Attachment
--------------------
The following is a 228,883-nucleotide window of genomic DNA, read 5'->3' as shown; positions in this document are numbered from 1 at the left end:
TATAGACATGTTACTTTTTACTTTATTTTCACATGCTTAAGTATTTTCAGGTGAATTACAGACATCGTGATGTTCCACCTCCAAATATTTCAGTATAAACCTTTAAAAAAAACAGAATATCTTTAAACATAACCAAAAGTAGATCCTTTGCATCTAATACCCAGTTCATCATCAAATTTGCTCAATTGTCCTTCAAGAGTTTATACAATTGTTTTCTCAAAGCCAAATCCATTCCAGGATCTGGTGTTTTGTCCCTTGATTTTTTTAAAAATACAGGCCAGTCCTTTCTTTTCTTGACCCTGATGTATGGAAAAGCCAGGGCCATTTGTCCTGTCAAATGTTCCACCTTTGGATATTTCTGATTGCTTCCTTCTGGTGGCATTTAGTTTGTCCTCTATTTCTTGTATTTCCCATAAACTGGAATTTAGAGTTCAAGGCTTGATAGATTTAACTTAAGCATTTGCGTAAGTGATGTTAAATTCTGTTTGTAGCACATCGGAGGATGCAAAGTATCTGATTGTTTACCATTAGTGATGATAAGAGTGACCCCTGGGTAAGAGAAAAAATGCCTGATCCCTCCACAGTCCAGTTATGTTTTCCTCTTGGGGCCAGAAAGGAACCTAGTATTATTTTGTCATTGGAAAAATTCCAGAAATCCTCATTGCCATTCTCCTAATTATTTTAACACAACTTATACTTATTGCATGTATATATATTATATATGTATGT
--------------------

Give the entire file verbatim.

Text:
The following is a 228,883-nucleotide window of genomic DNA, read 5'->3' as shown; positions in this document are numbered from 1 at the left end:
TATAGACATGTTACTTTTTACTTTATTTTCACATGCTTAAGTATTTTCAGGTGAATTACAGACATCGTGATGTTCCACCTCCAAATATTTCAGTATAAACCTTTAAAAAAAACAGAATATCTTTAAACATAACCAAAAGTAGATCCTTTGCATCTAATACCCAGTTCATCATCAAATTTGCTCAATTGTCCTTCAAGAGTTTATACAATTGTTTTCTCAAAGCCAAATCCATTCCAGGATCTGGTGTTTTGTCCCTTGATTTTTTTAAAAATACAGGCCAGTCCTTTCTTTTCTTGACCCTGATGTATGGAAAAGCCAGGGCCATTTGTCCTGTCAAATGTTCCACCTTTGGATATTTCTGATTGCTTCCTTCTGGTGGCATTTAGTTTGTCCTCTATTTCTTGTATTTCCCATAAACTGGAATTTAGAGTTCAAGGCTTGATAGATTTAACTTAAGCATTTGCGTAAGTGATGTTAAATTCTGTTTGTAGCACATCGGAGGATGCAAAGTATCTGATTGTTTACCATTAGTGATGATAAGAGTGACCCCTGGGTAAGAGAAAAAATGCCTGATCCCTCCACAGTCCAGTTATGTTTTCCTCTTGGGGCCAGAAAGGAACCTAGTATTATTTTGTCATTGGAAAAATTCCAGAAATCCTCATTGCCATTCTCCTAATTATTTTAACACAACTTATACTTATTGCATGTATATATATTATATATGTATGT